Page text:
The story of the Victorian home at 210 Home Ave., known as the R.S. Thain House, is, in some ways, the quintessential story of Oak Park’s architecturally significant housing stock. 

A prominent local figure of the 19th or early 20th century hires a big-name architect to design a grand family home. The prominent figure passes away. Hard times hit Oak Park during the Great Depression and the grand family home is no longer so grand. Decades pass. An enterprising young family seeking room to grow purchases the building and returns it to its single-family-home glory.

While not all Oak Park homes fit the pattern, the Thain House is a success story for the historic preservation movement and for the enduring longevity of a well-designed home.

History

Built in 1892, the Queen Anne Victorian across the street from the Pleasant Home mansion was the home of R.S. Thain and his family. Thain, a Civil War veteran, worked in advertising in Chicago. When he died in the home, his obituary noted that he was “one of the best known, most highly respected and best beloved advertising men in the West.”

He worked in advertising in Chicago for 30 years, and counted Ladies’ Home Journal and Marshall Field as clients. 

Thain hired the Chicago architecture firm of Patton and Fisher to design the home for his wife and their five children. The duo are credited with the design of many Oak Park homes, as well as the Pilgrim Congregational Church and Scoville Block in Oak Park and Chicago institutions such as the Lincoln Park Zoo headquarters and the Armour Institute of Technology, now the Illinois Institute of Technology.

At the time the home was completed, it garnered a front-page story in the Forest Herald on Sept. 9, 1892. The article touts the first floor’s woodwork in bird’s eye maple, curly birch and quartered oak; the six bedrooms with bay windows; and the electric lighting and sanitary plumbing throughout. The home was expected to cost $11,000 to construct and decorate in 1892 dollars.

Changes

During the Depression, the house was subdivided into a three-flat, and it was in that state when the current owners purchased it in 1997. The couple, self-identified old-house lovers, were ready to take on a project, but might not have realized entirely what returning the structure to a single family home would entail. One benefit to restoring the three-flat was that they had a kitchen on each floor, so they could live on one floor while renovating another.

During their 19-year tenure, the owners gutted and restored the home from top to bottom, with the bulk of construction taking place between 2000 and 2003. They participated in a workshop for the Oak Park-River Forest Historical Society titled, “How to Restore Your Old House … Without Going Crazy,” and also opened up the home for the Parenthesis Kitchen Walk, the Oak Park Stained Glass Tour, and HGTV’s Restore American.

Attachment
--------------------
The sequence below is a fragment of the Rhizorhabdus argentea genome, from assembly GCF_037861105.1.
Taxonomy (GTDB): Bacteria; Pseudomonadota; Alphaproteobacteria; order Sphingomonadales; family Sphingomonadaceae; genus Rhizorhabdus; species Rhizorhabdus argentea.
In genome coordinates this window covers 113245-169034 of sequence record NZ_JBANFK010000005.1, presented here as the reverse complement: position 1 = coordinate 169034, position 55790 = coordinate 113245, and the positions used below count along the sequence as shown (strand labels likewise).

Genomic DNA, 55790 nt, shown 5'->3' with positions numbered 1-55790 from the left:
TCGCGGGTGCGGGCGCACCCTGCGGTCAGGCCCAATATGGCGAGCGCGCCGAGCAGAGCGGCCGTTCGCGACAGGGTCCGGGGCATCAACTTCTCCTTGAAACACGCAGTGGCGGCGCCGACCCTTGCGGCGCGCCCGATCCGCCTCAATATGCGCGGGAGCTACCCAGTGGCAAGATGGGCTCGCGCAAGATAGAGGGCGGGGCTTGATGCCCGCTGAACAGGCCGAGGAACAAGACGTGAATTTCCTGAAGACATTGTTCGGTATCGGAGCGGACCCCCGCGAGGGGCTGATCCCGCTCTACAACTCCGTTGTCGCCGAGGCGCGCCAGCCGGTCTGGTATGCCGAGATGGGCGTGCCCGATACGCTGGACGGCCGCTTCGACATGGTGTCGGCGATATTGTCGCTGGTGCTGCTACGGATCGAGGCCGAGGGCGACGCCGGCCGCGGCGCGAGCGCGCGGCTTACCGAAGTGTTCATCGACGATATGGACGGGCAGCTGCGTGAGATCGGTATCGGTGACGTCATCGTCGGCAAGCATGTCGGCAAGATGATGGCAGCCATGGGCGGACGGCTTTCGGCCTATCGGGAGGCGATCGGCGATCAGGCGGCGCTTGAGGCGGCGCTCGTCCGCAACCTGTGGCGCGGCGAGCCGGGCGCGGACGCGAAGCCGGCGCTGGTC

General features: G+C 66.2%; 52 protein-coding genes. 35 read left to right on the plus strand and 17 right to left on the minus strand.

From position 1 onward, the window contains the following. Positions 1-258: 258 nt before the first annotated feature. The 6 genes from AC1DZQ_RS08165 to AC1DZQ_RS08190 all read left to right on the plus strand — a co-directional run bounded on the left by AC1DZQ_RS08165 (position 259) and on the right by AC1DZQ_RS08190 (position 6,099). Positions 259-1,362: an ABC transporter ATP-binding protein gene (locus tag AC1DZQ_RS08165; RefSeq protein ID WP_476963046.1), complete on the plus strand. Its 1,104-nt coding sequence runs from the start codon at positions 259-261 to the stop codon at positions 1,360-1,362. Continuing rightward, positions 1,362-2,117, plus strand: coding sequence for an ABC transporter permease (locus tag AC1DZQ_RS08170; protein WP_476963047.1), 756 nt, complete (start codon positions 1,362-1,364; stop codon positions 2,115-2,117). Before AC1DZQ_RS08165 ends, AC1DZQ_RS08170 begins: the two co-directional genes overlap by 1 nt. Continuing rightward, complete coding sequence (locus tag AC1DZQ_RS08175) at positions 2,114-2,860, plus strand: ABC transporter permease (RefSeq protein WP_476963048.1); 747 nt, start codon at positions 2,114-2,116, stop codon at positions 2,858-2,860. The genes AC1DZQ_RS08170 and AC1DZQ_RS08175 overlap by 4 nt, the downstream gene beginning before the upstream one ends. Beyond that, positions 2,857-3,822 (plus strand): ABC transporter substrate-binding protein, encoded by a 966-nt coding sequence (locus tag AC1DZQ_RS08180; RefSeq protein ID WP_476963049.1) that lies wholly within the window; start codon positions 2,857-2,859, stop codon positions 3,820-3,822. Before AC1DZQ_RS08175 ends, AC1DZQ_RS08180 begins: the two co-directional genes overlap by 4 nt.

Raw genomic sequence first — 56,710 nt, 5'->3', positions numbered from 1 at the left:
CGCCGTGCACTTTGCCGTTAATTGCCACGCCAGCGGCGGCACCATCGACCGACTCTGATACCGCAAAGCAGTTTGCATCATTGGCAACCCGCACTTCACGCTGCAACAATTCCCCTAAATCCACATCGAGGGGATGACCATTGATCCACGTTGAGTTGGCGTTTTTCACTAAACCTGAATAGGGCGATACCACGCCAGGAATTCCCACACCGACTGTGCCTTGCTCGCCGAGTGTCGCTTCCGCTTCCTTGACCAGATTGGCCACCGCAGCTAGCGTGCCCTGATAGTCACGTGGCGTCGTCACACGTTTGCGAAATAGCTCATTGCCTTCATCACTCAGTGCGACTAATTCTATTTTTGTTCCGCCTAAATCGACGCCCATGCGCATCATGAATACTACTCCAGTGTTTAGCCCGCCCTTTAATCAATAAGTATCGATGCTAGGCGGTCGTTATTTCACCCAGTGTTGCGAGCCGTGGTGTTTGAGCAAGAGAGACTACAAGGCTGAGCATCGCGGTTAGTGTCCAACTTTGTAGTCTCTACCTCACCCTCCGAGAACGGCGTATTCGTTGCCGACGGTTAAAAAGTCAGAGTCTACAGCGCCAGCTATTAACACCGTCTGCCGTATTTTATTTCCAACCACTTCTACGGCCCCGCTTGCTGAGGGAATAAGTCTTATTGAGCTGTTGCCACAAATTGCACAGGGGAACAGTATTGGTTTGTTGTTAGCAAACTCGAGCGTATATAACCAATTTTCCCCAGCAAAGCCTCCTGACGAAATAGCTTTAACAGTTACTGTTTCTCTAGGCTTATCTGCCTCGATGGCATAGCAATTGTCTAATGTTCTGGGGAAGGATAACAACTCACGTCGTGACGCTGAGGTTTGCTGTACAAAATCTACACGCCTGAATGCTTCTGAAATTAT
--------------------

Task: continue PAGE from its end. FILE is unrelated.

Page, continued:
They survived the process (without going crazy) and raised three daughters in the home. Now looking to downsize, they have listed the home with Vickie Freund of @ properties for $1,350,000.

Victorian charm,
modern amenities

Throughout the restoration process, the owners, who prefer not to be named, took care to maintain original attributes such as the three original fireplaces and original woodwork, and took pains to return features that might have been removed during the home’s conversion to a three-flat. 

Quarter-sawn wood paneling in the entry was procured from Vermont to closely match the old-growth wood that would have been used during the 1892 construction. A salvaged pier mirror was installed in the entry, as were period-appropriate paint colors and wallpaper on the first floor.

Freund points out that the owners took care in every room to match the original style of the home. In showing off the first-floor full bathroom, she noted the homeowner’s choices in wallpaper and tile. 

“She matched the era of the home. They looked back to the era when it was built and did everything they could to make it fit in.”

One benefit to gutting the home was the ability to add attributes that modern homeowners are looking for, chief among them light and spaciousness. 

“It doesn’t feel like a traditional Victorian,” Freund said of the 4,700-plus-square-foot home. “The rooms are larger and more open.”

Another key to making the home livable for a contemporary family was a brand new kitchen by local designer Mark Menna. By combining several smaller rooms, the large kitchen now features high-end appliances from Sub Zero and Viking. A butler’s pantry includes a sizable pantry for storage was well as a wine refrigerator.

The second floor was completely reconfigured to meet the needs of a family. Freund again pointed to other features not found in a typical Victorian. 

“It is completely different from any Victorian I’ve seen. The bedrooms are huge and bright, with large closets, and there is laundry upstairs.”

Three children’s bedrooms share a spacious hall bathroom, and the master suite was created by combining a number of rooms at the front of the house. The master bedroom itself has a large bay window and an original fireplace. The master bathroom has been upgraded from typical Victorian-era amenities. Once another bedroom, the bathroom section of the master suite has a room for a vanity, a separate room for a soaking tub, a main bathroom boasting heated flooring, two large pedestal sinks, custom cabinetry and a steam shower with custom tilework. The suite also includes a walk-in, professionally-organized closet.

The third floor of the home, once a separate apartment, now includes a recreation room, room for two more bedrooms and roughed-in plumbing.

The spacious house is move-in ready and, according to Freund, offers the best of suburban living: a spacious yard and a location across the street from Mills Park and within walking distance to the CTA and Metra and all of downtown Oak Park.

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